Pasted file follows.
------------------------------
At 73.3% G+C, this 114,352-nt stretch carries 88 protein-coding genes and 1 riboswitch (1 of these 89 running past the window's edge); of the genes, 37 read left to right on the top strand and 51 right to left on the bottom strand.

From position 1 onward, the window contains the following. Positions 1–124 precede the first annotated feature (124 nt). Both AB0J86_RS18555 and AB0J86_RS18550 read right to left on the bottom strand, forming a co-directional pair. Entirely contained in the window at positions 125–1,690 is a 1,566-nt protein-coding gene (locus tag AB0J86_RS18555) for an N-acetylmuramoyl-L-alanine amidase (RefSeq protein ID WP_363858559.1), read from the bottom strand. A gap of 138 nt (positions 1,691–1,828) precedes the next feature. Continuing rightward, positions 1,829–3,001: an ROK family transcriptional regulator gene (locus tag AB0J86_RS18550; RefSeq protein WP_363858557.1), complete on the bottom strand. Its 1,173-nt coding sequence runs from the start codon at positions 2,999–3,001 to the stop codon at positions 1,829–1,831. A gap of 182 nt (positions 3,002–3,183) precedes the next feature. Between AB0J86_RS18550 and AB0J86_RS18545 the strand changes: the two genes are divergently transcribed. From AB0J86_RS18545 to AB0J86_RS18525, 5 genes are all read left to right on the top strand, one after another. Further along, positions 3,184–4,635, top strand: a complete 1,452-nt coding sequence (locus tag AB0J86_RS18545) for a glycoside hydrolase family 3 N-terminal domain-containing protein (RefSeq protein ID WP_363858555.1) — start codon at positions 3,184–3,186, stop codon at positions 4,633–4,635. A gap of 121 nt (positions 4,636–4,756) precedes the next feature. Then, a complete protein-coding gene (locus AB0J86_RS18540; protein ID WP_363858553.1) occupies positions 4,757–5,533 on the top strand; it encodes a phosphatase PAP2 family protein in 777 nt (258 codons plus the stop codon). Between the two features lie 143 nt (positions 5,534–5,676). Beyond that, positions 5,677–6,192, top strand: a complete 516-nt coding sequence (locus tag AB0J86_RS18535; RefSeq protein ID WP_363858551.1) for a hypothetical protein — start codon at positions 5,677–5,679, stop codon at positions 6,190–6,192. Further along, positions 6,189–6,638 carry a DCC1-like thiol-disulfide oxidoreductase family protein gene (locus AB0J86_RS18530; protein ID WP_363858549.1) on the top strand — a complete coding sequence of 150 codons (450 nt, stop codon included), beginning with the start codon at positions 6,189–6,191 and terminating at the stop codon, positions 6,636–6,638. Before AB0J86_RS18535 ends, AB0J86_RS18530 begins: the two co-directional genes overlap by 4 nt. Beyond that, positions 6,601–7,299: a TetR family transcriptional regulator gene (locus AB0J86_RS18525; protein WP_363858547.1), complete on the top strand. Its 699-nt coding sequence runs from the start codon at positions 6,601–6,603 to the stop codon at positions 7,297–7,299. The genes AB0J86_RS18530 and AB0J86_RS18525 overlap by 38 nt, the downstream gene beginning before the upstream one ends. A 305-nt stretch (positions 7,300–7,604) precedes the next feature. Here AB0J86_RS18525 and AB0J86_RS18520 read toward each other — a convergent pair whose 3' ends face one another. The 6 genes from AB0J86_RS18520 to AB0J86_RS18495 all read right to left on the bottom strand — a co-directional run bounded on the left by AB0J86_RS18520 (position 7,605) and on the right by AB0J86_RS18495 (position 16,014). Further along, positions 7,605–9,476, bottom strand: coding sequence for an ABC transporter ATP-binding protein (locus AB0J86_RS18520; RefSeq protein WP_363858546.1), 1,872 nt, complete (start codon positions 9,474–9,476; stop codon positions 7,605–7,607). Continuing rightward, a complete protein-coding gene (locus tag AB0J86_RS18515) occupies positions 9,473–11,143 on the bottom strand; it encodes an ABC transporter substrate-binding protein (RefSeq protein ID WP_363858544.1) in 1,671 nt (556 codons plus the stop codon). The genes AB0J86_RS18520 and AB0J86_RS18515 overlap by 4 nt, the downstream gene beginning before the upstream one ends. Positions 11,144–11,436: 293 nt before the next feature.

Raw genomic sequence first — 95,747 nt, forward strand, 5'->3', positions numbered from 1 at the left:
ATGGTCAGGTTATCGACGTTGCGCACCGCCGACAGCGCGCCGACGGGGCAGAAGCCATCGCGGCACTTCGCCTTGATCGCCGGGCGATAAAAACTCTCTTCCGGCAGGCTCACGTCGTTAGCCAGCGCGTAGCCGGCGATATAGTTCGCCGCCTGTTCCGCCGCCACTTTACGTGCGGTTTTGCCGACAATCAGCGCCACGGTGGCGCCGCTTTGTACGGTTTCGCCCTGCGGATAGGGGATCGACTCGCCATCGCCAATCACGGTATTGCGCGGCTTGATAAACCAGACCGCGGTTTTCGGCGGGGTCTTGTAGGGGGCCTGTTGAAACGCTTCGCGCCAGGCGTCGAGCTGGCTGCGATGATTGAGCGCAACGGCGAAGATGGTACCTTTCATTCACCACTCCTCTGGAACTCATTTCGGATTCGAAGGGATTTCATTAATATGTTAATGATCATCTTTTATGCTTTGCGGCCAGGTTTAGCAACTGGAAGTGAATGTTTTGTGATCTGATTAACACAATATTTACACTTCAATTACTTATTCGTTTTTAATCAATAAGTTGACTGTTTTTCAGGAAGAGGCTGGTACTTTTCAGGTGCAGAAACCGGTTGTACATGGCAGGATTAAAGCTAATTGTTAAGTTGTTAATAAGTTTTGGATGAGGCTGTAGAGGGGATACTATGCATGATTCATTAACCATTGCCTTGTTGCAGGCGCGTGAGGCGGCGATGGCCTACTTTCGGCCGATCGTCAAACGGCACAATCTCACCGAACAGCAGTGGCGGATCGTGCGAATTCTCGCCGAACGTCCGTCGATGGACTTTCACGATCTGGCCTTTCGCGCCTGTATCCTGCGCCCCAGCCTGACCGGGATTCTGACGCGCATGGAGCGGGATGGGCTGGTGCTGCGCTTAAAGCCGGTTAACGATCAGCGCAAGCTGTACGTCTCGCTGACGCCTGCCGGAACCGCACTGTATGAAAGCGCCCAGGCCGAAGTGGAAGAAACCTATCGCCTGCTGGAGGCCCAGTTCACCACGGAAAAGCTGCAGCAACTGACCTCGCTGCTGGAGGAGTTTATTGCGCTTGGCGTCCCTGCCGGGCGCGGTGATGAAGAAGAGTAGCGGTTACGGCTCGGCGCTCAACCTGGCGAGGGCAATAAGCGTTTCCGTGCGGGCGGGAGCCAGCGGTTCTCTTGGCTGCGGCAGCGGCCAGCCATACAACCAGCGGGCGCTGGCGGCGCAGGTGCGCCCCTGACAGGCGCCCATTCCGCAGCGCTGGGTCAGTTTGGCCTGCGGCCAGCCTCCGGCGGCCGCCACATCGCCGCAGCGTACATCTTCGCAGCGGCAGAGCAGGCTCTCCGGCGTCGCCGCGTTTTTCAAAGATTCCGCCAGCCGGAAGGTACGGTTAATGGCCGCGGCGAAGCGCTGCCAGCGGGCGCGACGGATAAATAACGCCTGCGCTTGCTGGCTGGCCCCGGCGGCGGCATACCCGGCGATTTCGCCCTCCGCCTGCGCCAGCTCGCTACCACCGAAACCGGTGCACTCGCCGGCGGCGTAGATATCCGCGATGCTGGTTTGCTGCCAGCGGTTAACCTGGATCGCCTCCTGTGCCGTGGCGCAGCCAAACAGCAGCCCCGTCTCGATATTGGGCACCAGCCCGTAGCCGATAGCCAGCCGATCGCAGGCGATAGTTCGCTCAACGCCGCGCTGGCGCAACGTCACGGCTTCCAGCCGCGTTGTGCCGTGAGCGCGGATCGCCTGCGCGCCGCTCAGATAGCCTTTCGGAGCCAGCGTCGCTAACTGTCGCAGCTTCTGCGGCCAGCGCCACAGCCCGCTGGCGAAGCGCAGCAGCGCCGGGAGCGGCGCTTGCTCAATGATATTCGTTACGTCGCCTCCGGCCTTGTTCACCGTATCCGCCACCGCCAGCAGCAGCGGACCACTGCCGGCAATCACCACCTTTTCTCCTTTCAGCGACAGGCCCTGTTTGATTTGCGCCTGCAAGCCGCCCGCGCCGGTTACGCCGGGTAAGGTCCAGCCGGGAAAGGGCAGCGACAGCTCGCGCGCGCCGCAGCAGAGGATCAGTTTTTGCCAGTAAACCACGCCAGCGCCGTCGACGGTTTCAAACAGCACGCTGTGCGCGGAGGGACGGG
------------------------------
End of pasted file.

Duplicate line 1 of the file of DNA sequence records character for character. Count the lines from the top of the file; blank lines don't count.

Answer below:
At 73.3% G+C, this 114,352-nt stretch carries 88 protein-coding genes and 1 riboswitch (1 of these 89 running past the window's edge); of the genes, 37 read left to right on the top strand and 51 right to left on the bottom strand.